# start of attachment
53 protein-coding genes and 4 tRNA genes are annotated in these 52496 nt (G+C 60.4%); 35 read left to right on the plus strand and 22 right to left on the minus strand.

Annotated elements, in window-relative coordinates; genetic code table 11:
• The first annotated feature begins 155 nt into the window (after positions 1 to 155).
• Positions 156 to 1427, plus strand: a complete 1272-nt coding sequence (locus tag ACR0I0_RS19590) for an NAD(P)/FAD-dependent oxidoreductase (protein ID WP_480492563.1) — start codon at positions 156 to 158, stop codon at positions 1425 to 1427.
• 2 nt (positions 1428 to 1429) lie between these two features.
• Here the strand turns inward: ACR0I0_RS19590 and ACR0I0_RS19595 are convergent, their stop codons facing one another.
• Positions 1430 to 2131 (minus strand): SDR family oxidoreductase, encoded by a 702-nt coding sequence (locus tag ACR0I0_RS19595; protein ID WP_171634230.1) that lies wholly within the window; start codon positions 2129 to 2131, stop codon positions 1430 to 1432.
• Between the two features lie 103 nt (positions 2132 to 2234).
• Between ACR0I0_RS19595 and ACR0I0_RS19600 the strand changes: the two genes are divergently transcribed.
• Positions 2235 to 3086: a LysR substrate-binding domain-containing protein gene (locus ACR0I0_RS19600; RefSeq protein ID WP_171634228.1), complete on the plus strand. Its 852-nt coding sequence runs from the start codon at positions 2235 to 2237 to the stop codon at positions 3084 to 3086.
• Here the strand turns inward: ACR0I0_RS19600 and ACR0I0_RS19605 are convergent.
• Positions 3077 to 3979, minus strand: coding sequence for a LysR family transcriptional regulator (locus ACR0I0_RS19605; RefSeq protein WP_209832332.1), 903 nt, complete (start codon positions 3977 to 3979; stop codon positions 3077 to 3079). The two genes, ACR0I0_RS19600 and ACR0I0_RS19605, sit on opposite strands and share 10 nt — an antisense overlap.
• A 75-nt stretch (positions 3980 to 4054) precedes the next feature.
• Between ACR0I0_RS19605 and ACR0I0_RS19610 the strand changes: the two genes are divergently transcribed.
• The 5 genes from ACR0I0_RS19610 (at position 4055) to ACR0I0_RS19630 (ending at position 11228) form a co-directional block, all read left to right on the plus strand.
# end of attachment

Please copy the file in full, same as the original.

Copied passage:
53 protein-coding genes and 4 tRNA genes are annotated in these 52496 nt (G+C 60.4%); 35 read left to right on the plus strand and 22 right to left on the minus strand.

Annotated elements, in window-relative coordinates; genetic code table 11:
• The first annotated feature begins 155 nt into the window (after positions 1 to 155).
• Positions 156 to 1427, plus strand: a complete 1272-nt coding sequence (locus tag ACR0I0_RS19590) for an NAD(P)/FAD-dependent oxidoreductase (protein ID WP_480492563.1) — start codon at positions 156 to 158, stop codon at positions 1425 to 1427.
• 2 nt (positions 1428 to 1429) lie between these two features.
• Here the strand turns inward: ACR0I0_RS19590 and ACR0I0_RS19595 are convergent, their stop codons facing one another.
• Positions 1430 to 2131 (minus strand): SDR family oxidoreductase, encoded by a 702-nt coding sequence (locus tag ACR0I0_RS19595; protein ID WP_171634230.1) that lies wholly within the window; start codon positions 2129 to 2131, stop codon positions 1430 to 1432.
• Between the two features lie 103 nt (positions 2132 to 2234).
• Between ACR0I0_RS19595 and ACR0I0_RS19600 the strand changes: the two genes are divergently transcribed.
• Positions 2235 to 3086: a LysR substrate-binding domain-containing protein gene (locus ACR0I0_RS19600; RefSeq protein ID WP_171634228.1), complete on the plus strand. Its 852-nt coding sequence runs from the start codon at positions 2235 to 2237 to the stop codon at positions 3084 to 3086.
• Here the strand turns inward: ACR0I0_RS19600 and ACR0I0_RS19605 are convergent.
• Positions 3077 to 3979, minus strand: coding sequence for a LysR family transcriptional regulator (locus ACR0I0_RS19605; RefSeq protein WP_209832332.1), 903 nt, complete (start codon positions 3977 to 3979; stop codon positions 3077 to 3079). The two genes, ACR0I0_RS19600 and ACR0I0_RS19605, sit on opposite strands and share 10 nt — an antisense overlap.
• A 75-nt stretch (positions 3980 to 4054) precedes the next feature.
• Between ACR0I0_RS19605 and ACR0I0_RS19610 the strand changes: the two genes are divergently transcribed.
• The 5 genes from ACR0I0_RS19610 (at position 4055) to ACR0I0_RS19630 (ending at position 11228) form a co-directional block, all read left to right on the plus strand.